1866. In a coastal village in southern England, Nell picks violets for a living. Set apart by her community because of the birthmarks that speckle her skin, Nell’s world is her beloved brother and devotion to the sea.
But when Jasper Jupiter’s Circus of Wonders arrives in the village, Nell is kidnapped. Her father has sold her, promising Jasper Jupiter his very own leopard girl. It is the greatest betrayal of Nell's life, but as her fame grows, and she finds friendship with the other performers and Jasper’s gentle brother Toby, she begins to wonder if joining the show is the best thing that has ever happened to her.
In London, newspapers describe Nell as the eighth wonder of the world. Figurines are cast in her image, and crowds rush to watch her soar through the air. But who gets to tell Nell’s story? What happens when her fame threatens to eclipse that of the showman who bought her? And as she falls in love with Toby, can he detach himself from his past and the terrible secret that binds him to his brother?
Moving from the pleasure gardens of Victorian London to the battle-scarred plains of the Crimea, Circus of Wonders is an astonishing story about power and ownership, fame and the threat of invisibility.
As soon as I read the description for this I couldn’t wait to read it, as I got serious The Greatest Showman vibes and couldn’t wait to see what was in store.
Circus of Wonders is set in a period when Victorian society were obsessed with freaks and the fascinating oddities in our world. I thought MacNeal captured this era so well and I could do clearly picture the circus wagons, the dark and dirty streets of London and the fascinating troupe that made up Jasper Jupiter’s Circus of Wonders. Throughout the book, it was like I could see it playing out in a black and white movie and the characters and setting came to life so well because of the writing and narrative.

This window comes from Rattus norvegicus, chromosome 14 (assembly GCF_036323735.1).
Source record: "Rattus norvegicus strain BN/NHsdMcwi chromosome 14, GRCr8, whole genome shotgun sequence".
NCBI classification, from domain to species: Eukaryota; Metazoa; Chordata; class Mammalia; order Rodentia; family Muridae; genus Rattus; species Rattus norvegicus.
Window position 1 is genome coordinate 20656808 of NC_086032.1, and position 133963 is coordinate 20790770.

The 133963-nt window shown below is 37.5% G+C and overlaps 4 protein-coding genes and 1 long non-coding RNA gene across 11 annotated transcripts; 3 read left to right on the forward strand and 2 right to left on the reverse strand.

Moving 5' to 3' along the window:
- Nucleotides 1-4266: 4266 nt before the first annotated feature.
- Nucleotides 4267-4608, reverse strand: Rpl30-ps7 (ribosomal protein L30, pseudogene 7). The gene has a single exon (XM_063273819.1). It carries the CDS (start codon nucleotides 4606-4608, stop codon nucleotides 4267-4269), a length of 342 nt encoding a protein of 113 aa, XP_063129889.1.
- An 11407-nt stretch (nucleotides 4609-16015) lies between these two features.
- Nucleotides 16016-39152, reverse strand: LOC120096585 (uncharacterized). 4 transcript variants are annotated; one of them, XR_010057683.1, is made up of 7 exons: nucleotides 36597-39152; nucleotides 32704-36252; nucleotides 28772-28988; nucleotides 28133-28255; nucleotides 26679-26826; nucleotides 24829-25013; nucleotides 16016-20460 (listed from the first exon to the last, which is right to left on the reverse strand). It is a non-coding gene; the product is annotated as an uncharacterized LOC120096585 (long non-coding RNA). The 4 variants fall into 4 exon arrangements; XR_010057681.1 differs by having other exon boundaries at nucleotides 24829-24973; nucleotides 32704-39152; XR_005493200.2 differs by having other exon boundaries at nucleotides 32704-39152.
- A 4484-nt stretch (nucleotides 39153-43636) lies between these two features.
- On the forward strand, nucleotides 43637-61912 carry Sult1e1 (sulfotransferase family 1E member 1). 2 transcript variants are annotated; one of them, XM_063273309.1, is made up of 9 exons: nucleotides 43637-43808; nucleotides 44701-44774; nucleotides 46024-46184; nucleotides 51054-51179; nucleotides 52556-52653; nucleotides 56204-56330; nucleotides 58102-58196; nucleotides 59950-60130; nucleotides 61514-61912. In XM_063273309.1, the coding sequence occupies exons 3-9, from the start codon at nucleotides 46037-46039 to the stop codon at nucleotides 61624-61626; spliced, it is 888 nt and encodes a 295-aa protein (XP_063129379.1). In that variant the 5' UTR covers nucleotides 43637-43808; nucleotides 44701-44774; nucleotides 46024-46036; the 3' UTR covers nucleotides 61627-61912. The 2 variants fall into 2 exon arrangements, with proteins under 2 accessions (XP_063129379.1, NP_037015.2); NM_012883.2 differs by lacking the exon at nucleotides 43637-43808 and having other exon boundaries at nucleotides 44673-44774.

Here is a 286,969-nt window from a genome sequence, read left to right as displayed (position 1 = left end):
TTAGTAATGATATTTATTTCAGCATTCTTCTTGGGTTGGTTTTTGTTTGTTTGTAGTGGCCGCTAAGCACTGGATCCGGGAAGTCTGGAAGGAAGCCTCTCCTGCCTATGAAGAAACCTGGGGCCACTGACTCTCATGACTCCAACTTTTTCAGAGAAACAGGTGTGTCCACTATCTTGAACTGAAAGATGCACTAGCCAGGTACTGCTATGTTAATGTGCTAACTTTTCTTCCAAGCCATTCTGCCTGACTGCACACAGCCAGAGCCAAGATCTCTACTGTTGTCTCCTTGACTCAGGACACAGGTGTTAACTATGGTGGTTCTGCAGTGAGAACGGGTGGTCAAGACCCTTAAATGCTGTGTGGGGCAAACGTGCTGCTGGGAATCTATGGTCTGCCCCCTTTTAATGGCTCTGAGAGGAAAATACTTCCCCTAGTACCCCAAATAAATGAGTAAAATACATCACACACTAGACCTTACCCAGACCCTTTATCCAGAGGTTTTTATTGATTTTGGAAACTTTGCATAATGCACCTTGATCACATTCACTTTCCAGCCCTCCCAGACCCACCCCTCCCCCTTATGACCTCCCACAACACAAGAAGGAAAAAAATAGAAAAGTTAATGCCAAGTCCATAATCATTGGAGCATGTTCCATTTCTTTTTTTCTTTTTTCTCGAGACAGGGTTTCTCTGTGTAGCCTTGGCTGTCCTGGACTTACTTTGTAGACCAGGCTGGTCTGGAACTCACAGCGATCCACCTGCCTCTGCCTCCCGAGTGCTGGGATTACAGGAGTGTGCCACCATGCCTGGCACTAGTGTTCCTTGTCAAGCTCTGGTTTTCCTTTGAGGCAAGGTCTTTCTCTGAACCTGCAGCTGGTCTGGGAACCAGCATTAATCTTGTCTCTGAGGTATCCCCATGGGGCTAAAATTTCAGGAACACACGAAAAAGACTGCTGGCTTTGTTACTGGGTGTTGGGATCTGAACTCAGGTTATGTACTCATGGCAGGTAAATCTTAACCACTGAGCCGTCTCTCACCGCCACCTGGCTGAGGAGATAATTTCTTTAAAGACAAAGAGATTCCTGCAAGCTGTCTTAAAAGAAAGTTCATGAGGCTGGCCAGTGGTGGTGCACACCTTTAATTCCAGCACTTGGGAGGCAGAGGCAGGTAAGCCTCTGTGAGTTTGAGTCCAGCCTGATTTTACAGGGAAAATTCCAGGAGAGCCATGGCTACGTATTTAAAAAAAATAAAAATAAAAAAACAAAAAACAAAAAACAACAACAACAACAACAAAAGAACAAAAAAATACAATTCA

I really liked how the story didn’t 100% focus on Nell. Of course she is the star and a lot of the story ties to her but we also get to know a lot of the other characters and their secrets. From Jasper and his obsession with becoming the world’s greatest showman, to Toby constantly living in his brother’s shadow, you connect with some of the characters very quickly and want to uncover more about who they are and what they have been through.
The pace of the story is a little slow and at times you just want to get onto the next scene but overall it is done in a way that it paints the bigger picture very well. In the final 30%, the pace suddenly picks up and you realise there is a lot more to the story than just a girl finding her place in the world.
I won’t lie, I sometimes did find that I was reading a literary version of The Greatest Showman and it was hard to fully appreciate this story as its own. I also found the ending didn’t go how I wanted it to but it nearly made the story stronger as MacNeal gave a very realistic but sad closure to the epic story.
If you are a fan of historical fiction that has a touch of magic but also a dark side steeped in betrayal and jealousy, then this is definitely worth a read. The writing is excellent and I will definitely be picking up MacNeal’s debut, The Doll Factory.
A big thank you to NetGalley for letting me read this before it was published.
IN 3 WORDS/PHRASES:
'Circus was life, desire, amplified.'
Toby, I thought he was the strongest and had the most depth.